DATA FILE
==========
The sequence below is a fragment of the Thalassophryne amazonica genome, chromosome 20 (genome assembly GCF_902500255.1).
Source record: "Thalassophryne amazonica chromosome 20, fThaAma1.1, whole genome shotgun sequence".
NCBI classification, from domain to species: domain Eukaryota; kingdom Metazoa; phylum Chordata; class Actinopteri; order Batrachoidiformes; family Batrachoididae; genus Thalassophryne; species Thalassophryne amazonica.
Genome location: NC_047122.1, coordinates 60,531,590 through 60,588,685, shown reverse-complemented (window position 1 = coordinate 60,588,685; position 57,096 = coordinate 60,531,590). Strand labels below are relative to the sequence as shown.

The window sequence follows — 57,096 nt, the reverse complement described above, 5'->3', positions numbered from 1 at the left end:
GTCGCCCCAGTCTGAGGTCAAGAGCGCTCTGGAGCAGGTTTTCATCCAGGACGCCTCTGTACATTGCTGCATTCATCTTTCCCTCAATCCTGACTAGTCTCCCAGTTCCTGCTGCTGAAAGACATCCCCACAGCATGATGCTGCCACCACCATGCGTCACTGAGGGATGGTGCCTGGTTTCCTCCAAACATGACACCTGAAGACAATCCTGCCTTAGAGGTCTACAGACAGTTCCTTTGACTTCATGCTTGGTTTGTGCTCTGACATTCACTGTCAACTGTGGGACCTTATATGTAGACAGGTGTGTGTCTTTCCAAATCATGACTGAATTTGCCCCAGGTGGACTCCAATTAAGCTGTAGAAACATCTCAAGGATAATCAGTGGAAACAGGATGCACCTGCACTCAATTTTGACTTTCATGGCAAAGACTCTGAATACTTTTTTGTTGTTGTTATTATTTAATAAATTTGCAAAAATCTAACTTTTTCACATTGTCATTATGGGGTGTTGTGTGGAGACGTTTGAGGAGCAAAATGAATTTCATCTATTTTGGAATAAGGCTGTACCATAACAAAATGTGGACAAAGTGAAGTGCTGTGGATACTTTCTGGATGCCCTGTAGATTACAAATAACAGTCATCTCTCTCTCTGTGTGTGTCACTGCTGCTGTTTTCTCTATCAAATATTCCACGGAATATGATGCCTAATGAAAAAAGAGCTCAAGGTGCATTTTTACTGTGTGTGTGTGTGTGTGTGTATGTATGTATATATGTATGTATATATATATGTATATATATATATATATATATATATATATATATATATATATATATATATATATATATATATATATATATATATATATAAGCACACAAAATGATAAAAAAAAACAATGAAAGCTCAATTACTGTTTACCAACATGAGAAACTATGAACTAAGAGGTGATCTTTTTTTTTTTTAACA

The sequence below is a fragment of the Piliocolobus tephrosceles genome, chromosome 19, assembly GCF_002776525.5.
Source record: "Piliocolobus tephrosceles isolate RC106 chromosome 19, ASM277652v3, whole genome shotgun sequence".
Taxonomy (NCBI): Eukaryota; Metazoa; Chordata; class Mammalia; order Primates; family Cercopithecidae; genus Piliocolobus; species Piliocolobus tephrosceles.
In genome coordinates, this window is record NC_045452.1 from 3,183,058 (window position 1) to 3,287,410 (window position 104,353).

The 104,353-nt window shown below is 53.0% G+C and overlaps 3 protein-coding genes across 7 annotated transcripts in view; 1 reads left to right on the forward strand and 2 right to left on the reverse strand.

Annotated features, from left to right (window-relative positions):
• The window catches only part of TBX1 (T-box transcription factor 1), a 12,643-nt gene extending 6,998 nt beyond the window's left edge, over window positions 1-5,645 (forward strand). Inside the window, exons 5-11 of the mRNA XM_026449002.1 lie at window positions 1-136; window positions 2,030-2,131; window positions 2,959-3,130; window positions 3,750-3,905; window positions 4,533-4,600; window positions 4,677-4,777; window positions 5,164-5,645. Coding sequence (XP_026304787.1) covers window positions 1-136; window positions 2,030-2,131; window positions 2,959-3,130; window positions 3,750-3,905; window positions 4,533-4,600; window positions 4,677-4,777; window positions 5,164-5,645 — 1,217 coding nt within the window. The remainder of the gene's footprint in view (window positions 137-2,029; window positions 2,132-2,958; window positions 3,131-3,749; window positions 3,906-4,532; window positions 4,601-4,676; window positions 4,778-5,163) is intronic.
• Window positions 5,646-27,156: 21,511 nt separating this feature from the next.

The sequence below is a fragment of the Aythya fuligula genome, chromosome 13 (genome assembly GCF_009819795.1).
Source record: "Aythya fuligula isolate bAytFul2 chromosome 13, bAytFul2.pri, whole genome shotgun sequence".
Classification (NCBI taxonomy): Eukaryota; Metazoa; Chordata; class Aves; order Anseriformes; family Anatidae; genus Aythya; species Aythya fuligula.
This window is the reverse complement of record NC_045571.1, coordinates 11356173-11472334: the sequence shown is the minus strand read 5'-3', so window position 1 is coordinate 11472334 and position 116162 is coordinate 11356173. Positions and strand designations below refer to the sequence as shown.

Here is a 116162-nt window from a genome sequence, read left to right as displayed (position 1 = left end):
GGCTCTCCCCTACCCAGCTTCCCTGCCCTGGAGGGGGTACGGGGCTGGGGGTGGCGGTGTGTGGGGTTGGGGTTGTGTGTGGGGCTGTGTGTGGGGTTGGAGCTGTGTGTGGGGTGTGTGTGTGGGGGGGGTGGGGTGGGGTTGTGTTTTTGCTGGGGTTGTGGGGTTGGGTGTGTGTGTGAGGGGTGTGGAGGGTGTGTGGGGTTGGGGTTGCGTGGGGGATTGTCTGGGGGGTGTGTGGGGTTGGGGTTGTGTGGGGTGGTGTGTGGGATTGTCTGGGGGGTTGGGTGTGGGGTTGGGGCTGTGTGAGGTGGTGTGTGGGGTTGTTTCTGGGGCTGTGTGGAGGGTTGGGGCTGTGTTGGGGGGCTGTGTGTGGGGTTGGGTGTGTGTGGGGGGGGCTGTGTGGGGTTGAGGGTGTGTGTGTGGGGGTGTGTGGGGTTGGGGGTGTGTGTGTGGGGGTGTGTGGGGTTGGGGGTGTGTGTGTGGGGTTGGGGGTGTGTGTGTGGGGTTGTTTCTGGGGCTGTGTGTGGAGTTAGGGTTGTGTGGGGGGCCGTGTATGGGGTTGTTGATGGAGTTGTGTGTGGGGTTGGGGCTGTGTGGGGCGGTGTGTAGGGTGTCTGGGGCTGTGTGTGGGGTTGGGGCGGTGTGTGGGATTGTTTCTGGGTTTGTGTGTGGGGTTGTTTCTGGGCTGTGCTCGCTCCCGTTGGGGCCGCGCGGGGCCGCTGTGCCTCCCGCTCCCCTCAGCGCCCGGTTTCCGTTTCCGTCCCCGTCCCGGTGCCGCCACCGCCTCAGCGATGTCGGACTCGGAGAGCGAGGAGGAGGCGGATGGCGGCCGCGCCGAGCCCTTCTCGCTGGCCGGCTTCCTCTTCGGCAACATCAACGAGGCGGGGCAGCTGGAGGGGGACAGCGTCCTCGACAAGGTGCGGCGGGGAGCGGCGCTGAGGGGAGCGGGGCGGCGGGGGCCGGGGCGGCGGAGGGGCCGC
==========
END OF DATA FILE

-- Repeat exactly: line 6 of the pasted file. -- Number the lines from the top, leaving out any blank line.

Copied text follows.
GTCGCCCCAGTCTGAGGTCAAGAGCGCTCTGGAGCAGGTTTTCATCCAGGACGCCTCTGTACATTGCTGCATTCATCTTTCCCTCAATCCTGACTAGTCTCCCAGTTCCTGCTGCTGAAAGACATCCCCACAGCATGATGCTGCCACCACCATGCGTCACTGAGGGATGGTGCCTGGTTTCCTCCAAACATGACACCTGAAGACAATCCTGCCTTAGAGGTCTACAGACAGTTCCTTTGACTTCATGCTTGGTTTGTGCTCTGACATTCACTGTCAACTGTGGGACCTTATATGTAGACAGGTGTGTGTCTTTCCAAATCATGACTGAATTTGCCCCAGGTGGACTCCAATTAAGCTGTAGAAACATCTCAAGGATAATCAGTGGAAACAGGATGCACCTGCACTCAATTTTGACTTTCATGGCAAAGACTCTGAATACTTTTTTGTTGTTGTTATTATTTAATAAATTTGCAAAAATCTAACTTTTTCACATTGTCATTATGGGGTGTTGTGTGGAGACGTTTGAGGAGCAAAATGAATTTCATCTATTTTGGAATAAGGCTGTACCATAACAAAATGTGGACAAAGTGAAGTGCTGTGGATACTTTCTGGATGCCCTGTAGATTACAAATAACAGTCATCTCTCTCTCTGTGTGTGTCACTGCTGCTGTTTTCTCTATCAAATATTCCACGGAATATGATGCCTAATGAAAAAAGAGCTCAAGGTGCATTTTTACTGTGTGTGTGTGTGTGTGTGTATGTATGTATATATGTATGTATATATATATGTATATATATATATATATATATATATATATATATATATATATATATATATATATATATATATATATATATATATATATAAGCACACAAAATGATAAAAAAAAACAATGAAAGCTCAATTACTGTTTACCAACATGAGAAACTATGAACTAAGAGGTGATCTTTTTTTTTTTTAACA